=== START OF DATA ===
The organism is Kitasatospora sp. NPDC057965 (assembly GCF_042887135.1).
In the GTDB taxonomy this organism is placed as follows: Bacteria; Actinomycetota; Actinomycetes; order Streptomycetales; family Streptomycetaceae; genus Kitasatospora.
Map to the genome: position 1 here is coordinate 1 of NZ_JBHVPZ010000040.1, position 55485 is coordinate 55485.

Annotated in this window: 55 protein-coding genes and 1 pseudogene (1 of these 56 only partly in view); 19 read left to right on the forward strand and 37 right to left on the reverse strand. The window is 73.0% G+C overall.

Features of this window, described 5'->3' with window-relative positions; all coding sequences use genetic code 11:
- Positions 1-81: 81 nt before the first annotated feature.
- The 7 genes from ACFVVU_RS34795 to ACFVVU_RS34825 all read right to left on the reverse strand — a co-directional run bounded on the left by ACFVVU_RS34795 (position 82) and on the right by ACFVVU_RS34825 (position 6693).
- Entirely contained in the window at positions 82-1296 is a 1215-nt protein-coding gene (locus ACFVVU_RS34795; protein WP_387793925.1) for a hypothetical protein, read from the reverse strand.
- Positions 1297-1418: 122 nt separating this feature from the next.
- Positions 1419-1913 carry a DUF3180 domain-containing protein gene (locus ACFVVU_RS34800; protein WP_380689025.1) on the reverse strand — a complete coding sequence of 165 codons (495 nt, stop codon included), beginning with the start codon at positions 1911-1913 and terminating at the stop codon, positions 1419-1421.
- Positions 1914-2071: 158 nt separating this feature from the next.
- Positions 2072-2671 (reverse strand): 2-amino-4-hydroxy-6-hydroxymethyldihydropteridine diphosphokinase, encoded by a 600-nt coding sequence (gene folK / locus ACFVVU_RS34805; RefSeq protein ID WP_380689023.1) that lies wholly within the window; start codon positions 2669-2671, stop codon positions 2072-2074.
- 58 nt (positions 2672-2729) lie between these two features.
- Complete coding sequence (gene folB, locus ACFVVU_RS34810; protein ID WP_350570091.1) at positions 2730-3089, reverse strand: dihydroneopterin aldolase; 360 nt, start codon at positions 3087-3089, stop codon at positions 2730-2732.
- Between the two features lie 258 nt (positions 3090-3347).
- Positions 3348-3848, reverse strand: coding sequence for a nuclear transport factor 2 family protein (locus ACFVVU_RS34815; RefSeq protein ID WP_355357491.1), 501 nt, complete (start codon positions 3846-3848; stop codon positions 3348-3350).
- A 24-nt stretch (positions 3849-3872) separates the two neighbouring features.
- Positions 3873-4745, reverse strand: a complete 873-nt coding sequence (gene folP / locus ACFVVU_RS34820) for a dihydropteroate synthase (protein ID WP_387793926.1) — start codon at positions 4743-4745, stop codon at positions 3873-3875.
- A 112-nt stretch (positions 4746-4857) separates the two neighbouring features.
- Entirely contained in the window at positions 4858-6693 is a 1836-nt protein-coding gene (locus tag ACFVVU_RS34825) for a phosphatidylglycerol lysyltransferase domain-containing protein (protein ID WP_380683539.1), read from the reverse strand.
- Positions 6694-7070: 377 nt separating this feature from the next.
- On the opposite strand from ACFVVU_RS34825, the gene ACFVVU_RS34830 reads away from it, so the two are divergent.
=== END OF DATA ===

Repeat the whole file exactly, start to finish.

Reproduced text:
The organism is Kitasatospora sp. NPDC057965 (assembly GCF_042887135.1).
In the GTDB taxonomy this organism is placed as follows: Bacteria; Actinomycetota; Actinomycetes; order Streptomycetales; family Streptomycetaceae; genus Kitasatospora.
Map to the genome: position 1 here is coordinate 1 of NZ_JBHVPZ010000040.1, position 55485 is coordinate 55485.

Annotated in this window: 55 protein-coding genes and 1 pseudogene (1 of these 56 only partly in view); 19 read left to right on the forward strand and 37 right to left on the reverse strand. The window is 73.0% G+C overall.

Features of this window, described 5'->3' with window-relative positions; all coding sequences use genetic code 11:
- Positions 1-81: 81 nt before the first annotated feature.
- The 7 genes from ACFVVU_RS34795 to ACFVVU_RS34825 all read right to left on the reverse strand — a co-directional run bounded on the left by ACFVVU_RS34795 (position 82) and on the right by ACFVVU_RS34825 (position 6693).
- Entirely contained in the window at positions 82-1296 is a 1215-nt protein-coding gene (locus ACFVVU_RS34795; protein WP_387793925.1) for a hypothetical protein, read from the reverse strand.
- Positions 1297-1418: 122 nt separating this feature from the next.
- Positions 1419-1913 carry a DUF3180 domain-containing protein gene (locus ACFVVU_RS34800; protein WP_380689025.1) on the reverse strand — a complete coding sequence of 165 codons (495 nt, stop codon included), beginning with the start codon at positions 1911-1913 and terminating at the stop codon, positions 1419-1421.
- Positions 1914-2071: 158 nt separating this feature from the next.
- Positions 2072-2671 (reverse strand): 2-amino-4-hydroxy-6-hydroxymethyldihydropteridine diphosphokinase, encoded by a 600-nt coding sequence (gene folK / locus ACFVVU_RS34805; RefSeq protein ID WP_380689023.1) that lies wholly within the window; start codon positions 2669-2671, stop codon positions 2072-2074.
- 58 nt (positions 2672-2729) lie between these two features.
- Complete coding sequence (gene folB, locus ACFVVU_RS34810; protein ID WP_350570091.1) at positions 2730-3089, reverse strand: dihydroneopterin aldolase; 360 nt, start codon at positions 3087-3089, stop codon at positions 2730-2732.
- Between the two features lie 258 nt (positions 3090-3347).
- Positions 3348-3848, reverse strand: coding sequence for a nuclear transport factor 2 family protein (locus ACFVVU_RS34815; RefSeq protein ID WP_355357491.1), 501 nt, complete (start codon positions 3846-3848; stop codon positions 3348-3350).
- A 24-nt stretch (positions 3849-3872) separates the two neighbouring features.
- Positions 3873-4745, reverse strand: a complete 873-nt coding sequence (gene folP / locus ACFVVU_RS34820) for a dihydropteroate synthase (protein ID WP_387793926.1) — start codon at positions 4743-4745, stop codon at positions 3873-3875.
- A 112-nt stretch (positions 4746-4857) separates the two neighbouring features.
- Entirely contained in the window at positions 4858-6693 is a 1836-nt protein-coding gene (locus tag ACFVVU_RS34825) for a phosphatidylglycerol lysyltransferase domain-containing protein (protein ID WP_380683539.1), read from the reverse strand.
- Positions 6694-7070: 377 nt separating this feature from the next.
- On the opposite strand from ACFVVU_RS34825, the gene ACFVVU_RS34830 reads away from it, so the two are divergent.